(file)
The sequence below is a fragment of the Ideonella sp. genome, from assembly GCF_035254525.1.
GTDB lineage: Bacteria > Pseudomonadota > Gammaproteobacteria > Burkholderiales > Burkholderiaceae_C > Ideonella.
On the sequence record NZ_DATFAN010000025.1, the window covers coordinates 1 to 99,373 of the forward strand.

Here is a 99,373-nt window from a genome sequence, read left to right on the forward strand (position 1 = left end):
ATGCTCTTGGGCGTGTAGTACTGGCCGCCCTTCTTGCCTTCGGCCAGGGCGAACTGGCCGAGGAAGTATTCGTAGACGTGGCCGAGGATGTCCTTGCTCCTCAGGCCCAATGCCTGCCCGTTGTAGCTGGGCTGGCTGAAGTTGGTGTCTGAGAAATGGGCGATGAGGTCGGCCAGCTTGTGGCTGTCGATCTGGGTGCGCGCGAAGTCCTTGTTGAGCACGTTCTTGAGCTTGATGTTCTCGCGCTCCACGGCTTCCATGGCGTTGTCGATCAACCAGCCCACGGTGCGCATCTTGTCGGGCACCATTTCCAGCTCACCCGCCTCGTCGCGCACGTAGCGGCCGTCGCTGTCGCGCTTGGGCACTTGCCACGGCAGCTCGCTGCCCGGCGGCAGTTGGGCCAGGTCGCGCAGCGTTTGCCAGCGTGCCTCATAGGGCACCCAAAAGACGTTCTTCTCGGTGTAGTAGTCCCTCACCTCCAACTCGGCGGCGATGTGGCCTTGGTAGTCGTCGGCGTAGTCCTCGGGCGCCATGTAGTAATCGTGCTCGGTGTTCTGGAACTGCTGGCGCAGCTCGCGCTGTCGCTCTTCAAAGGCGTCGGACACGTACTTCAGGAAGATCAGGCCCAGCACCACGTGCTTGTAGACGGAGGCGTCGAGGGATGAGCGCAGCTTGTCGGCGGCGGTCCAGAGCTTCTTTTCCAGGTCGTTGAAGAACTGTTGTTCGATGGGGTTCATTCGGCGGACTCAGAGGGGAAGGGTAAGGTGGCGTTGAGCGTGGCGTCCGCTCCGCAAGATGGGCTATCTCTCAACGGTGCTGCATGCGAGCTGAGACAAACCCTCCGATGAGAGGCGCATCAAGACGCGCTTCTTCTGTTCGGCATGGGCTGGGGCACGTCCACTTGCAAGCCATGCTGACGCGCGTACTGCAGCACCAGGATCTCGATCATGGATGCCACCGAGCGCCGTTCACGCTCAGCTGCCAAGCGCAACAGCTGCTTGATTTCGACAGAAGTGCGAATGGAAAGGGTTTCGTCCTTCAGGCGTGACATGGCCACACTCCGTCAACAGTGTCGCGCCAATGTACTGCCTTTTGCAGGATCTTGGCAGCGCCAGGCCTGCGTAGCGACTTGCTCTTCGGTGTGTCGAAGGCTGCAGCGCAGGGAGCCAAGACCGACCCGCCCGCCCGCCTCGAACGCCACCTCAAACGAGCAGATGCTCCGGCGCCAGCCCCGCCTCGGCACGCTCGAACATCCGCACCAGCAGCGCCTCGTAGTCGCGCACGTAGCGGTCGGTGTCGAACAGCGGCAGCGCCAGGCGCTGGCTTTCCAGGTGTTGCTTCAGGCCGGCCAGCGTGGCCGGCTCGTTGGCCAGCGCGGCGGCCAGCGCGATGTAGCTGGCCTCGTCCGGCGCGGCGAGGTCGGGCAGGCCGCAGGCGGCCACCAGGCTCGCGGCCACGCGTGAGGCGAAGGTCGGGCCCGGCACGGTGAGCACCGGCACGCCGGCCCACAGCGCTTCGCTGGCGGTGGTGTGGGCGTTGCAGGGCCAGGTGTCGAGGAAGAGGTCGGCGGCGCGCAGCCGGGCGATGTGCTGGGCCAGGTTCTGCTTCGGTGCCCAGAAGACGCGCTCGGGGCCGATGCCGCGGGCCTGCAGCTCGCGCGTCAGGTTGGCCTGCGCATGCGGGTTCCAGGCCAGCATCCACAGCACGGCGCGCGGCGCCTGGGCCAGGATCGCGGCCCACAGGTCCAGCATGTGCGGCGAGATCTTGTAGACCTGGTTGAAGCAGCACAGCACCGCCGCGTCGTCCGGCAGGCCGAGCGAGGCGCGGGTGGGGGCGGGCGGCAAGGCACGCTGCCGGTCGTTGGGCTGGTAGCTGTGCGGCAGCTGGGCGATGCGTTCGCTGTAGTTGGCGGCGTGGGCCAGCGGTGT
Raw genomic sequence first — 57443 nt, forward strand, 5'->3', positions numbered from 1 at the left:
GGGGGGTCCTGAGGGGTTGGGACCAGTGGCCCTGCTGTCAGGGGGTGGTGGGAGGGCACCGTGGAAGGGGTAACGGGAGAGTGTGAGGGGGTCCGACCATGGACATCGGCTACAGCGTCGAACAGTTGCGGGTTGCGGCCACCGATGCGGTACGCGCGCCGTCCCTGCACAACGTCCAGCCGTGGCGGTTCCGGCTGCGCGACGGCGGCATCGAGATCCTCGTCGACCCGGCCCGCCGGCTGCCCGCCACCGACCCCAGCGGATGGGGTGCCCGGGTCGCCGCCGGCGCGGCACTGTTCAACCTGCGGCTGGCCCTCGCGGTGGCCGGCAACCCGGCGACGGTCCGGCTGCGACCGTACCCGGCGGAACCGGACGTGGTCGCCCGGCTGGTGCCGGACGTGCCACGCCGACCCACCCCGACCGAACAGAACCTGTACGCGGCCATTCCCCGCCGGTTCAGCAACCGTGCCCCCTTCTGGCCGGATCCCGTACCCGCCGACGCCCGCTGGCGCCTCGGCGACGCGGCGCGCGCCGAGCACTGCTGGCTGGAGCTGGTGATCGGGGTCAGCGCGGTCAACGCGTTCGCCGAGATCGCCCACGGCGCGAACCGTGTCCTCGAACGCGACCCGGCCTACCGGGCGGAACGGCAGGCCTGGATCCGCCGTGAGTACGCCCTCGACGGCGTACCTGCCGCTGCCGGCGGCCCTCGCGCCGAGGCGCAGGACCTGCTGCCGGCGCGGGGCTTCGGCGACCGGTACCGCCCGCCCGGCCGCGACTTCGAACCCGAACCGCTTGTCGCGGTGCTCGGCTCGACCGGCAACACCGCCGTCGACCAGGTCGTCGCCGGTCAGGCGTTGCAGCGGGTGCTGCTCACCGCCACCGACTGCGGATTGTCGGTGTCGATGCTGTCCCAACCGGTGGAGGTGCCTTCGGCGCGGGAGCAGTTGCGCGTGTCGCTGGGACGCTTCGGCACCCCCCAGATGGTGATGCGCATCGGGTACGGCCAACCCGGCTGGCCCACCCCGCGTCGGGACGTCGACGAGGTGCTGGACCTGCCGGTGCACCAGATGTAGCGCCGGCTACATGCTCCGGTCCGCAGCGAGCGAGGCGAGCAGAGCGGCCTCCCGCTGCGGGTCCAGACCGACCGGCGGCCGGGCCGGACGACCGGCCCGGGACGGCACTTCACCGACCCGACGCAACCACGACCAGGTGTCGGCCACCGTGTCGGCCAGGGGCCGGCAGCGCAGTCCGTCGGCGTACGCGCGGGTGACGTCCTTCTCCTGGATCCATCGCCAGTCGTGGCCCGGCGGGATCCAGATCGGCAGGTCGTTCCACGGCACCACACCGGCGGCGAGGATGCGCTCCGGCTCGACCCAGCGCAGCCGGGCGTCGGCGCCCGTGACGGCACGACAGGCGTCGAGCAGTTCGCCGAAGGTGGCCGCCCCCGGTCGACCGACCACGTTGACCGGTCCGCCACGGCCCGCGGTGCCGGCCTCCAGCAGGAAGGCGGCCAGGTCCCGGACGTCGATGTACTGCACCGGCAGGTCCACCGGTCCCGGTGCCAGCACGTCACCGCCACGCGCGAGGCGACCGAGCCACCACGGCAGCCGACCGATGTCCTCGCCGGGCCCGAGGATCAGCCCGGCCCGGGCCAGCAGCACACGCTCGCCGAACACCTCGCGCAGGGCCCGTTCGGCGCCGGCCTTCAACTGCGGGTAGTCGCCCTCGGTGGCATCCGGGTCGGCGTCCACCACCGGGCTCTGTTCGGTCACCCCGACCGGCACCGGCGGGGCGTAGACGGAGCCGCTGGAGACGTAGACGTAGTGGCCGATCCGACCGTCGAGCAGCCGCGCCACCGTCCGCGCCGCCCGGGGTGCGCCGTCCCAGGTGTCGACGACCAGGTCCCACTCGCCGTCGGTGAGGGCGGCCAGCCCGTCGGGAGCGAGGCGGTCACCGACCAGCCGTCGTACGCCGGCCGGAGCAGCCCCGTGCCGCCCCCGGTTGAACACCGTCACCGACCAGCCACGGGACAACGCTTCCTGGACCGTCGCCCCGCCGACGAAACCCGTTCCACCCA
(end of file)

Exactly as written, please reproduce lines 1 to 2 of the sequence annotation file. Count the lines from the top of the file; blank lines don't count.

The sequence below is a fragment of the Ideonella sp. genome, from assembly GCF_035254525.1.
GTDB lineage: Bacteria > Pseudomonadota > Gammaproteobacteria > Burkholderiales > Burkholderiaceae_C > Ideonella.